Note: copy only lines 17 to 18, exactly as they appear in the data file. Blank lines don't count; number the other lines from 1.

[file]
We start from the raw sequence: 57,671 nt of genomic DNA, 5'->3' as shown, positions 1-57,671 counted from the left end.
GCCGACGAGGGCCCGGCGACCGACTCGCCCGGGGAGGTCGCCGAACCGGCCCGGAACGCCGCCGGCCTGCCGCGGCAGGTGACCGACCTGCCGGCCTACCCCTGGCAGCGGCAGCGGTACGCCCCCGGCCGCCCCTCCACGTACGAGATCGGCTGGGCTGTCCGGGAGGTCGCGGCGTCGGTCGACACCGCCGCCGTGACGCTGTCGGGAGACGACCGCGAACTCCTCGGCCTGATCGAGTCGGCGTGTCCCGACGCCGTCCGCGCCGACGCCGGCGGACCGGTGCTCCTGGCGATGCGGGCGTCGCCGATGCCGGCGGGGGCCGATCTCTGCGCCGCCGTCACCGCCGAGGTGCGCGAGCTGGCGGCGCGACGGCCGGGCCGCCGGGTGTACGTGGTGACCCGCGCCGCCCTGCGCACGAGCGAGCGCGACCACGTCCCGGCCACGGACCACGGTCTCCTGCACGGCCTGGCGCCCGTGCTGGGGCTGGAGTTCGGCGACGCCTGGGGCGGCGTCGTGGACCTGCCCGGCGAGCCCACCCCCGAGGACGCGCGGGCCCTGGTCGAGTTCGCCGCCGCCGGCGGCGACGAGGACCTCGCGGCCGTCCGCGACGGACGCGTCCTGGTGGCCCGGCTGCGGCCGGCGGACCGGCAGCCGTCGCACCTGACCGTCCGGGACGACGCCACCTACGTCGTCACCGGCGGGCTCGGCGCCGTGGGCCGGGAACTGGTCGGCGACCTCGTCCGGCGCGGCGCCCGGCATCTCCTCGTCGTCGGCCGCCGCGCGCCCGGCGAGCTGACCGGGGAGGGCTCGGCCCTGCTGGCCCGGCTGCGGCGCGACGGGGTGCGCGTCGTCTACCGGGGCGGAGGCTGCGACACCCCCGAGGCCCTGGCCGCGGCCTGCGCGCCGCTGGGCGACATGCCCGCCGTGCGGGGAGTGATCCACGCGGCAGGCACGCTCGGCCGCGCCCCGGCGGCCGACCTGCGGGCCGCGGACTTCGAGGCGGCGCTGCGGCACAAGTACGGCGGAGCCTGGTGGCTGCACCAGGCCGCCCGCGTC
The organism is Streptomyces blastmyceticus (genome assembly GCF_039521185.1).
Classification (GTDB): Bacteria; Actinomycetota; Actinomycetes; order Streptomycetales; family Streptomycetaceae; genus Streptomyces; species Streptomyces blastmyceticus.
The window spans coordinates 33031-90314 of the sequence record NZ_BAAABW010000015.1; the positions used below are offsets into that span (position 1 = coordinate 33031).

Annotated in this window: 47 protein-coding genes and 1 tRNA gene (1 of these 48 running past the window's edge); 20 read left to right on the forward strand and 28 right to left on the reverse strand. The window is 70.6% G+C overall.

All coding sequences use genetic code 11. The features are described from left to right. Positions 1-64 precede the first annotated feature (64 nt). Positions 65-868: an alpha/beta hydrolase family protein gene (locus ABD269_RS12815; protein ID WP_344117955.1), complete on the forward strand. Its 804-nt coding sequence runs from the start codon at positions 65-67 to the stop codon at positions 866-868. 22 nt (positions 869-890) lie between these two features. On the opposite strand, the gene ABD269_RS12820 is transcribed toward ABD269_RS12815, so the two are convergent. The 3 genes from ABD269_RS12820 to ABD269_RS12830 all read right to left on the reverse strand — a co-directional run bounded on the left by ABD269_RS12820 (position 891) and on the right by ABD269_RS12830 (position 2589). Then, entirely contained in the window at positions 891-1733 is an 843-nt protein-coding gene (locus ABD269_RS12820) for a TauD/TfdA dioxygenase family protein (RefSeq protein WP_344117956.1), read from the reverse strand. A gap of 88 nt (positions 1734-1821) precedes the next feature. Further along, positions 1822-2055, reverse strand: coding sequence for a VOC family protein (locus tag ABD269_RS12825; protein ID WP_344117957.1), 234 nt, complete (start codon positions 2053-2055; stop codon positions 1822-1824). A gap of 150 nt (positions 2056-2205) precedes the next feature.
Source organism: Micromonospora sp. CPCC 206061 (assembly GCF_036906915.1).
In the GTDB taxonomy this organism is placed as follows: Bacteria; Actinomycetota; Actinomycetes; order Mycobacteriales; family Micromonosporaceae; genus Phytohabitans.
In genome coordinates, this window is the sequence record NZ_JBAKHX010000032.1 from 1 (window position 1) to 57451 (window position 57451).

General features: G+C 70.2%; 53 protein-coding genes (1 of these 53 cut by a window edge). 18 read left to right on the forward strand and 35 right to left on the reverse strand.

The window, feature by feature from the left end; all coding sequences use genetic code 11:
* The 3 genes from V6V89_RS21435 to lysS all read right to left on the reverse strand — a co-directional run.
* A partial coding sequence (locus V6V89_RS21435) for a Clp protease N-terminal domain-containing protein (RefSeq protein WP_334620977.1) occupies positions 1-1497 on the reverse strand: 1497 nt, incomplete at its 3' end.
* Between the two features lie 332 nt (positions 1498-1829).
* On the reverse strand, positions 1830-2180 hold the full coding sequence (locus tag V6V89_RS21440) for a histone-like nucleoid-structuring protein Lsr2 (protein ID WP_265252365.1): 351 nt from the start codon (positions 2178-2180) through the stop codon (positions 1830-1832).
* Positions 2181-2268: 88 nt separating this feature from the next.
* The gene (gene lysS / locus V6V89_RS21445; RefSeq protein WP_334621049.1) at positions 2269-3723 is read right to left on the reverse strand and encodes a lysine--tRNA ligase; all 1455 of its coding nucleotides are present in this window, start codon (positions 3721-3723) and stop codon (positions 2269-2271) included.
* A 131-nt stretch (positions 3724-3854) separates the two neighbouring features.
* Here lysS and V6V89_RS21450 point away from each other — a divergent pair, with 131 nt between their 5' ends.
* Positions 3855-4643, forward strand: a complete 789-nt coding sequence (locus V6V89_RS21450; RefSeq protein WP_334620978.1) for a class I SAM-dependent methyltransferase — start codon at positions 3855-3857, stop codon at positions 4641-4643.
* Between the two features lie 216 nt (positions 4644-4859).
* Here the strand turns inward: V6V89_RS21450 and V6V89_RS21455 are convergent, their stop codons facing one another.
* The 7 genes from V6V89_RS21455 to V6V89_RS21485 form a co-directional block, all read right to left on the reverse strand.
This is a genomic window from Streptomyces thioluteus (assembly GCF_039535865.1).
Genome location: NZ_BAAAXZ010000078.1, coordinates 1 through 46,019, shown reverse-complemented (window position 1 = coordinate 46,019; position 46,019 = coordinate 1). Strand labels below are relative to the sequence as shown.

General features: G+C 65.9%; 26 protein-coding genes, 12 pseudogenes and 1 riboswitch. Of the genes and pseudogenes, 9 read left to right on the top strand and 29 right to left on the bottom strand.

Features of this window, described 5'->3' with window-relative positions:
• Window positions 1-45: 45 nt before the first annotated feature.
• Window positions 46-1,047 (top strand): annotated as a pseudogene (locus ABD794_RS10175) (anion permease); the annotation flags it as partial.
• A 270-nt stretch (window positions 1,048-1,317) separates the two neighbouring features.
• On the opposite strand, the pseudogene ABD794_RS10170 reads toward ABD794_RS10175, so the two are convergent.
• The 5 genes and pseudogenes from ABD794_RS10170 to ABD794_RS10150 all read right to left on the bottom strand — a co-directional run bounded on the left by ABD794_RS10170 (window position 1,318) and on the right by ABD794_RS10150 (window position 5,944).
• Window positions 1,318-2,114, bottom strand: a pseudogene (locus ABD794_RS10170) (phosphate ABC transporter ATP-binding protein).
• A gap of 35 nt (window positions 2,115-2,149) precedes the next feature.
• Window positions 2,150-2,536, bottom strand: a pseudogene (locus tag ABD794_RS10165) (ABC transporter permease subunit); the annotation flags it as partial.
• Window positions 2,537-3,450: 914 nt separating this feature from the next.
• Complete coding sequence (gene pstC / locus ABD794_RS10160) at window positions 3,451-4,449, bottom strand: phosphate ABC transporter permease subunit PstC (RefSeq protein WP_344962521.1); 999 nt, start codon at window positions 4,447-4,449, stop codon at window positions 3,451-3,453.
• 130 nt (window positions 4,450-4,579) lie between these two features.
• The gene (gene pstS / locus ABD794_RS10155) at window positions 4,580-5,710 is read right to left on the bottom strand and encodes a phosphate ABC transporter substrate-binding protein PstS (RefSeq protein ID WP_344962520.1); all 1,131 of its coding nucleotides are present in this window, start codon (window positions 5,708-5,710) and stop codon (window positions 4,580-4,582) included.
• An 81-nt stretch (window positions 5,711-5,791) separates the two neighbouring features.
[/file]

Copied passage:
* Positions 2181-2268: 88 nt separating this feature from the next.
* The gene (gene lysS / locus V6V89_RS21445; RefSeq protein WP_334621049.1) at positions 2269-3723 is read right to left on the reverse strand and encodes a lysine--tRNA ligase; all 1455 of its coding nucleotides are present in this window, start codon (positions 3721-3723) and stop codon (positions 2269-2271) included.